The virtues of winning are well-established.  We’re conditioned to compete, and culturally, financially and biologically rewarded for winning.  Several scientific studies have shown a direct correlation between winning outcomes and testosterone and dopamine levels in the brain, which enhance both mental functioning and feelings of pleasure and well-being (Huettel, 2014). Researchers state that success and winning shape our brains more than genetics and drugs (Hardman, 2013). Success changes the chemistry of the brain, making you more focused, smarter, more confident and more aggressive.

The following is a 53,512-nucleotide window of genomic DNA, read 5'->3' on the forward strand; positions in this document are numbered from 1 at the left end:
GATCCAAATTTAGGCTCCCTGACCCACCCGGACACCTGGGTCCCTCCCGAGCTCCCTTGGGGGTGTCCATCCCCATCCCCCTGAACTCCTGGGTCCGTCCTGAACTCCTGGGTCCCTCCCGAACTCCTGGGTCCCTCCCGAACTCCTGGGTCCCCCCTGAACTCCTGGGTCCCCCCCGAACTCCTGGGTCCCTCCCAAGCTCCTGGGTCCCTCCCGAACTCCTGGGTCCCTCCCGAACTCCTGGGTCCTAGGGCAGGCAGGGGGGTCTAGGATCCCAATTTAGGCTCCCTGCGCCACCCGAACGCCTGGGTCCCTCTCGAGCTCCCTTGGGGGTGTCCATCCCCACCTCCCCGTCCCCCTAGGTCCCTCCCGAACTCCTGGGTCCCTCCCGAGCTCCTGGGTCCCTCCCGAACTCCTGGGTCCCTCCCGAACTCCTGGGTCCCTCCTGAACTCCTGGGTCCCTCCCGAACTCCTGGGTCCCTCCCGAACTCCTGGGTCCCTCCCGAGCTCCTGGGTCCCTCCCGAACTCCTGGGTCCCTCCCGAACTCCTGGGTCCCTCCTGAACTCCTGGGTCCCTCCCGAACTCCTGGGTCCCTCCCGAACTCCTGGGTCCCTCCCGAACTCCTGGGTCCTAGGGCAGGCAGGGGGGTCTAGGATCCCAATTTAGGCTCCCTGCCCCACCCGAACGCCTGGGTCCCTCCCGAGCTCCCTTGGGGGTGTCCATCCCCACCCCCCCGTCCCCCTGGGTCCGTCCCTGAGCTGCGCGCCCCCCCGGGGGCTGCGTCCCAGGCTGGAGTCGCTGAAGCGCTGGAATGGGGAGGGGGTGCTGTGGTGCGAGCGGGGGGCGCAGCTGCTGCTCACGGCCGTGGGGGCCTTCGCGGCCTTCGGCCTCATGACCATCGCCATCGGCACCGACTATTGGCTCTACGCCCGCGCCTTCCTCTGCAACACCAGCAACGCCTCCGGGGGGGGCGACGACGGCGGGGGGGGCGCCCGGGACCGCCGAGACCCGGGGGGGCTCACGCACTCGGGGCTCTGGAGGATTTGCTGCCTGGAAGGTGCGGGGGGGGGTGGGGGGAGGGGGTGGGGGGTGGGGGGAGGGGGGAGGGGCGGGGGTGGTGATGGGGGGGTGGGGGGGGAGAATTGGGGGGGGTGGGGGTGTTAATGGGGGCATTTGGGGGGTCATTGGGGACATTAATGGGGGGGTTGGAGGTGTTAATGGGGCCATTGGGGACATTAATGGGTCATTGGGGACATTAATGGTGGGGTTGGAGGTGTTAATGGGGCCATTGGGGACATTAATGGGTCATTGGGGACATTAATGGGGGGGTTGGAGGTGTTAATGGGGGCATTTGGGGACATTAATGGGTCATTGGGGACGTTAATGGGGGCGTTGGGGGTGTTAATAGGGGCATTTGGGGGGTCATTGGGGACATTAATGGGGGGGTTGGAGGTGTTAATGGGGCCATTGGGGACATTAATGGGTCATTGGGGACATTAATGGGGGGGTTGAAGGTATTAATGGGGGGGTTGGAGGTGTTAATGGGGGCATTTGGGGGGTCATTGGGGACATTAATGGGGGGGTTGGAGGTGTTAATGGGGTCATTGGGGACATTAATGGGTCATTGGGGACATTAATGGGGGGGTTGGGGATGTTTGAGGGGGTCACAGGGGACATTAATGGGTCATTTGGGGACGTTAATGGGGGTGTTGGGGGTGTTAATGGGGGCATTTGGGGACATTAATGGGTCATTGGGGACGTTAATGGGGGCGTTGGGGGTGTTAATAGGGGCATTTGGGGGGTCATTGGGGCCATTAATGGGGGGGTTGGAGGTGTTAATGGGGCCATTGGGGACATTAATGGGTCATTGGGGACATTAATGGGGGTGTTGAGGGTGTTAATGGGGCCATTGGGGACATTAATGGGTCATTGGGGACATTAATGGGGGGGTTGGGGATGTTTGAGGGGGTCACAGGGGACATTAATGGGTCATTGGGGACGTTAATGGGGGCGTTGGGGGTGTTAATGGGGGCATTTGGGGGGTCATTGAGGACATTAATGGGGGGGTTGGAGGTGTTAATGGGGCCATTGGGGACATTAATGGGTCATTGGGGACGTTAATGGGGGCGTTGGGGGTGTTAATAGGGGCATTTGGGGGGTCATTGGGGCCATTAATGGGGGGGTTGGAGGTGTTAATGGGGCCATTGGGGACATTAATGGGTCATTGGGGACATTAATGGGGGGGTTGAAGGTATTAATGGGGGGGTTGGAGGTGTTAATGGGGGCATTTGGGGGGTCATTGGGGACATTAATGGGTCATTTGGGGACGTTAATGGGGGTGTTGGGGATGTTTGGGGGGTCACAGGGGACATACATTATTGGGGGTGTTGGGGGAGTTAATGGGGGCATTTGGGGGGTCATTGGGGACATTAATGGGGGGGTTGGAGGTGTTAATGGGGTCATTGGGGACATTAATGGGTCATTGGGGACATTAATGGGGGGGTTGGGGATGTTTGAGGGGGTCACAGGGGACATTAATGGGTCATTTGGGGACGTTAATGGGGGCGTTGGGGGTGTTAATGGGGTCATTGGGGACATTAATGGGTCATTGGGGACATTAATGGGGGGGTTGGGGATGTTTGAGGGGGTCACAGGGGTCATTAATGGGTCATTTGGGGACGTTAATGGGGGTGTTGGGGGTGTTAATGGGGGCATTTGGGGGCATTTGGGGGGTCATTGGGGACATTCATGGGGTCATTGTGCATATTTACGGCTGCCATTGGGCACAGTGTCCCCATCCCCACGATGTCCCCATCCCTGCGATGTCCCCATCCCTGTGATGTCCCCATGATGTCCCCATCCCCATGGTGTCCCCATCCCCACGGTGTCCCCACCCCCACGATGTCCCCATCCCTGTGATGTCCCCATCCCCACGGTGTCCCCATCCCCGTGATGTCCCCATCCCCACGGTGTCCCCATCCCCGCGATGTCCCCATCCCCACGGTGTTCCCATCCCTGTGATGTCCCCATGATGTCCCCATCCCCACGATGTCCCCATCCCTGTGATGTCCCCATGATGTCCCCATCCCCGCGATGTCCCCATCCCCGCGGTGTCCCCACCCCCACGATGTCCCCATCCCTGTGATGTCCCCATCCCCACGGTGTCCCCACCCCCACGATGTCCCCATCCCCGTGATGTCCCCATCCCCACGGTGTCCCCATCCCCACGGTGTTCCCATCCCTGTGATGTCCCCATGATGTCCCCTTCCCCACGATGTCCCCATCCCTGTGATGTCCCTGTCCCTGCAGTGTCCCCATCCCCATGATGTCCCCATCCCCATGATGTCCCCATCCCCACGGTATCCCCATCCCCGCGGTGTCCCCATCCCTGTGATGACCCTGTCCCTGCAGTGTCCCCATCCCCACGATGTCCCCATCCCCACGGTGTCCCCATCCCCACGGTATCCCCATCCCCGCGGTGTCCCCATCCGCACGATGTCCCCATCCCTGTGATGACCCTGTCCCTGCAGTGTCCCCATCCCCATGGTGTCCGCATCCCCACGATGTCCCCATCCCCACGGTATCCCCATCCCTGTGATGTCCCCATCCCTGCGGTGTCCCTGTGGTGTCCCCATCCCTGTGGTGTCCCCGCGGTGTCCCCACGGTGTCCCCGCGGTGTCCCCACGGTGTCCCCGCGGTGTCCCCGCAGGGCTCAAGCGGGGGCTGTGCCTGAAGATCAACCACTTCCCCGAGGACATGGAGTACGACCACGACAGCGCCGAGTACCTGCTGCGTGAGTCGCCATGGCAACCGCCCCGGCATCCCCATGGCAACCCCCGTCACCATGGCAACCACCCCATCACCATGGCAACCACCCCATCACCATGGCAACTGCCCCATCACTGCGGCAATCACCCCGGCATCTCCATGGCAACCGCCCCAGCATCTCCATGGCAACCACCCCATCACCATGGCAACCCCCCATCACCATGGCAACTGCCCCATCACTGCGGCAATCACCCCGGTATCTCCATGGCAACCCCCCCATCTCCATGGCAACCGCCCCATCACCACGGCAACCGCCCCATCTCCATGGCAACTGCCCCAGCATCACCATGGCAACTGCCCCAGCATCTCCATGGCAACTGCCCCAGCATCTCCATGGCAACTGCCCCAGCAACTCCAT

But, as either the Falcons or Patriots will know only too well Sunday evening, losing just as much a part of competition as winning. The cost of winning, and the many rewards it provides, requires that every competition have a loser—or, in the case of the NFL, 31 of them.  Perhaps no one understands this reality more intimately than Jim Kelly, Hall of Fame quarterback for the Buffalo Bills, who lost four straight Super Bowls from 1991-1994.  “There’s always going to be a major emphasis on winning, because that’s just the way society is. That’s just the way our culture is: That you want to be number one at the end. And if you’re number two, at times, there’s no doubt that number two is looked upon as mediocre, as a person that didn’t achieve it, sometimes as losers” (CBS News, 2013).  Perhaps no one better understands victories, either.  Kelly has twice beaten cancer since retiring from the NFL.